Selecting the right wet kit for a heavy truck

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Updated Jun 20, 2023
Purple International dump truck
The most common usage of wetline kits in medium- and heavy-duty trucks is to raise and lower dump bodies and trailers.

[This article was originally published in 2022 by Trucks, Parts, Service. It has been updated to include more timely information.]

An essential component for dump trailers and many other truck body and trailer applications, wetline kits are vital for many trucking operations. Also known as wet kits, wetline kits use power take-offs (PTO) to provide power to perform trailer or truck body functions.

Wet kits can be spec’d into new equipment by first-time owners, but they also have strong aftermarket demand by secondary truck owners who purchase trucks and intend to use them in a different duty cycle than their initial application.

When selling a wet kit to a customer, it is important that aftermarket providers understand the customer’s true intent for their truck to help them pick out the best kit available.

Wet kits for end dumps and dump trucks come as two-line or three-line systems, with the latter systems adding a return line hose. Most OE genuine and aftermarket wet kit manufacturers offer multiple kits per solution, and wet kits also can be built custom by hydraulic specialty service shops. Other kits include combo kits that enable a tractor to power multiple trailer systems, and side dump and bulk liquid system kits that require additonal componentry to power a system. 

Three-line wet kits offer several performance benefits over two-line options.

Muncie Power Products recommends three-line wet kits in nearly all applications due to their faster cycle times, reduction in pump failures and ability to keep the system temperature lower. The company notes three-line wet kits do “not raise the dump trailer faster” but do provide other benefits and a greater long-term value.

[RELATED: Proper PTO installation a valuable resource]

Two-line wet kits are often best in lower usage applications, such as occasional raising and lowering of a dump body or trailer. Two-line wet kits also function best when not left in neutral, Muncie adds, as excessive neutral use can increase performance temperatures and reduce system longevity.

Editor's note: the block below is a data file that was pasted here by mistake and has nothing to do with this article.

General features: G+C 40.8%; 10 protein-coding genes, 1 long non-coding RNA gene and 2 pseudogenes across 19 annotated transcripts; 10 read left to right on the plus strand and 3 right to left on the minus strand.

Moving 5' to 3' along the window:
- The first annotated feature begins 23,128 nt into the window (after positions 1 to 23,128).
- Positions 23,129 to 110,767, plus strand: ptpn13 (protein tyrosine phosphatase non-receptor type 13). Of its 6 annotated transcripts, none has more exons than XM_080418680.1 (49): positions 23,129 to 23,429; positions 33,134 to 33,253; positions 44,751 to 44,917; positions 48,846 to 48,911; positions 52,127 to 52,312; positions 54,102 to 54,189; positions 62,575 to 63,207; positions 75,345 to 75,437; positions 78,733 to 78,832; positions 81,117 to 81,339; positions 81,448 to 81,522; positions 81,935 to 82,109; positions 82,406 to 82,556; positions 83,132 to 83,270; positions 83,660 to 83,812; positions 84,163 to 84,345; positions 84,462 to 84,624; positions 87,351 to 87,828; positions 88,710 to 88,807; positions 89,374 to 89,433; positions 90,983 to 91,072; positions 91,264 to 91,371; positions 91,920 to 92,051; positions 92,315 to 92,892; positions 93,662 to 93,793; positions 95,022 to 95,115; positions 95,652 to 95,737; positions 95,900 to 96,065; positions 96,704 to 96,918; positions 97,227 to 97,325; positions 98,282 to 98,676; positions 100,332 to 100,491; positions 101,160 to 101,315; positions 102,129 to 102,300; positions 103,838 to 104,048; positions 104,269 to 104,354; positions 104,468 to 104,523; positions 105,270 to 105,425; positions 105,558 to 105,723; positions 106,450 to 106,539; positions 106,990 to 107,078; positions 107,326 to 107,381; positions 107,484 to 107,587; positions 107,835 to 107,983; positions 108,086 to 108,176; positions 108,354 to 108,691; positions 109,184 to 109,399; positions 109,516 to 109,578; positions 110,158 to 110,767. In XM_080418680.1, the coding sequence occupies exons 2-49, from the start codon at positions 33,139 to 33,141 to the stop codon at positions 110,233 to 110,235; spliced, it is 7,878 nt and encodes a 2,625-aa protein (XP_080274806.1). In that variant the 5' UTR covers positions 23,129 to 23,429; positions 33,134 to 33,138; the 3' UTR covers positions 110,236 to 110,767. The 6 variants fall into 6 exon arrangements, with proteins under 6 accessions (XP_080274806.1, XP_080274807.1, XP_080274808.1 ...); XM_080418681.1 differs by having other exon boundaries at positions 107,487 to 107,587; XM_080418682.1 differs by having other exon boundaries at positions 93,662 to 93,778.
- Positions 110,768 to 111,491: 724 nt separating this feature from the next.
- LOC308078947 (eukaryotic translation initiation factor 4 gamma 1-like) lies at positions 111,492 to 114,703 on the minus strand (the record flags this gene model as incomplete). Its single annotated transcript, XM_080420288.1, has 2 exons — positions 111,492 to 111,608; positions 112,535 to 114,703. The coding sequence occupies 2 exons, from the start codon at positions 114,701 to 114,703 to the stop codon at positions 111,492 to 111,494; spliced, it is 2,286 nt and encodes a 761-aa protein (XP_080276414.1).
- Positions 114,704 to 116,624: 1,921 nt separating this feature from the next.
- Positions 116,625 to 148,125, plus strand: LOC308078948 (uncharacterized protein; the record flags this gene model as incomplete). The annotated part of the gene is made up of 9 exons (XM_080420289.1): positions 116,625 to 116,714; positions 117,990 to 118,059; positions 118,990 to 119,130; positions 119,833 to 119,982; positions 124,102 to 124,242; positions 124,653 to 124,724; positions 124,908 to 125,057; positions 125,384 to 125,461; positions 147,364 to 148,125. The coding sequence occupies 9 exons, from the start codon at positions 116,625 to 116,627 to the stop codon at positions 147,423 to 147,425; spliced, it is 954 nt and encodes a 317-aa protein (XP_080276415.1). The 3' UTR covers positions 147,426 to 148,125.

When supporting a customer’s wet kit selection, Muncie advises to consider not only the application and duty cycle in which the kit will be used but also how long the purchaser intends to operate the system. Customers also should consider any future use, as spec'ing a tractor with one wet kit for one application but eventually using it another application can weaken its performance and life cycle. 

Customers running low boy trailers, working off-highway and/or consistently hauling loads exceeding standard GVWRs should still consider three-line wet kits even if they do not anticipate excessive kit use, manufacturers say. The third line in the kit exists to support not only prolonged use but also more extreme use and can maintain its peak performance level for a longer period.

Three-line wet kits also often come with longer warranty periods, reducing overall total cost of ownership (TCO) for truck owners committed to wet kit-required applications. Additionally, rebuilt or recycled two- and three-line wet kits have many of the same performance traits as new aftermarket components but with shorter life cycles and warranty options.

Finally, manufacturers note a customer seeking an immediate purchase to end a downtime event should be forewarned that purchasing a used kit may ultimately experience a higher TCO if they intend to keep the tractor for a substantial period of time.

Once installed, a properly selected and maintained wet kit can provide reliable performance for many years. Through simple conversations with customers about their work history and application intentions, sales professionals can ensure those performance benefits are achieved. 

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